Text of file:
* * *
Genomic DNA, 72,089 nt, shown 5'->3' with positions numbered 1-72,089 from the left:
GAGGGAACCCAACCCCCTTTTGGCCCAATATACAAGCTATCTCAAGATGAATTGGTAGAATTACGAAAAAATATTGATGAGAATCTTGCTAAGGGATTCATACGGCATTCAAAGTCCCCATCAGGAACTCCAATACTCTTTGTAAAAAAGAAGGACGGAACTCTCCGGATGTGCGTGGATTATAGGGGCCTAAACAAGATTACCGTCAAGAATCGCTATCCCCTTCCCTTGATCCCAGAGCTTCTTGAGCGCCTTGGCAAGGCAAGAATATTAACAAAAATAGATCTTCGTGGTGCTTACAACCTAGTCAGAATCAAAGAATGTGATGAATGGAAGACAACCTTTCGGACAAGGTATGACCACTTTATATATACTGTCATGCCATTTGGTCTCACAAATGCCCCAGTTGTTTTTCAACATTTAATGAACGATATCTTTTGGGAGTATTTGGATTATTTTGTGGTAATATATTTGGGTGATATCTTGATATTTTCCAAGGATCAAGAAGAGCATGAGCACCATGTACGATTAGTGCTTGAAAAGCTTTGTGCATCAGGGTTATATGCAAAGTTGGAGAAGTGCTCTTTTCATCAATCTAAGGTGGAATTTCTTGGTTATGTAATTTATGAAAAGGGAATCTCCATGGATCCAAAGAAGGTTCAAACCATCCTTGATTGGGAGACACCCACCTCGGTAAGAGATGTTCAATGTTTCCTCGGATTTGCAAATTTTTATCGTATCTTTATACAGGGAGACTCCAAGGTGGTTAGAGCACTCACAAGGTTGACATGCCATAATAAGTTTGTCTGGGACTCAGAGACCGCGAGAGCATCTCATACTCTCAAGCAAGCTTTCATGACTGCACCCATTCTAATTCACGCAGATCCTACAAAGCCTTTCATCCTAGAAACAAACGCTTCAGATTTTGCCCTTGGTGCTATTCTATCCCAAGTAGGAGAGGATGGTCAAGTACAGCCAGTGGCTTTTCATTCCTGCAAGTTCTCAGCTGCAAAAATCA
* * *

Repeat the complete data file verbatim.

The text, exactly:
Genomic DNA, 72,089 nt, shown 5'->3' with positions numbered 1-72,089 from the left:
GAGGGAACCCAACCCCCTTTTGGCCCAATATACAAGCTATCTCAAGATGAATTGGTAGAATTACGAAAAAATATTGATGAGAATCTTGCTAAGGGATTCATACGGCATTCAAAGTCCCCATCAGGAACTCCAATACTCTTTGTAAAAAAGAAGGACGGAACTCTCCGGATGTGCGTGGATTATAGGGGCCTAAACAAGATTACCGTCAAGAATCGCTATCCCCTTCCCTTGATCCCAGAGCTTCTTGAGCGCCTTGGCAAGGCAAGAATATTAACAAAAATAGATCTTCGTGGTGCTTACAACCTAGTCAGAATCAAAGAATGTGATGAATGGAAGACAACCTTTCGGACAAGGTATGACCACTTTATATATACTGTCATGCCATTTGGTCTCACAAATGCCCCAGTTGTTTTTCAACATTTAATGAACGATATCTTTTGGGAGTATTTGGATTATTTTGTGGTAATATATTTGGGTGATATCTTGATATTTTCCAAGGATCAAGAAGAGCATGAGCACCATGTACGATTAGTGCTTGAAAAGCTTTGTGCATCAGGGTTATATGCAAAGTTGGAGAAGTGCTCTTTTCATCAATCTAAGGTGGAATTTCTTGGTTATGTAATTTATGAAAAGGGAATCTCCATGGATCCAAAGAAGGTTCAAACCATCCTTGATTGGGAGACACCCACCTCGGTAAGAGATGTTCAATGTTTCCTCGGATTTGCAAATTTTTATCGTATCTTTATACAGGGAGACTCCAAGGTGGTTAGAGCACTCACAAGGTTGACATGCCATAATAAGTTTGTCTGGGACTCAGAGACCGCGAGAGCATCTCATACTCTCAAGCAAGCTTTCATGACTGCACCCATTCTAATTCACGCAGATCCTACAAAGCCTTTCATCCTAGAAACAAACGCTTCAGATTTTGCCCTTGGTGCTATTCTATCCCAAGTAGGAGAGGATGGTCAAGTACAGCCAGTGGCTTTTCATTCCTGCAAGTTCTCAGCTGCAAAAATCA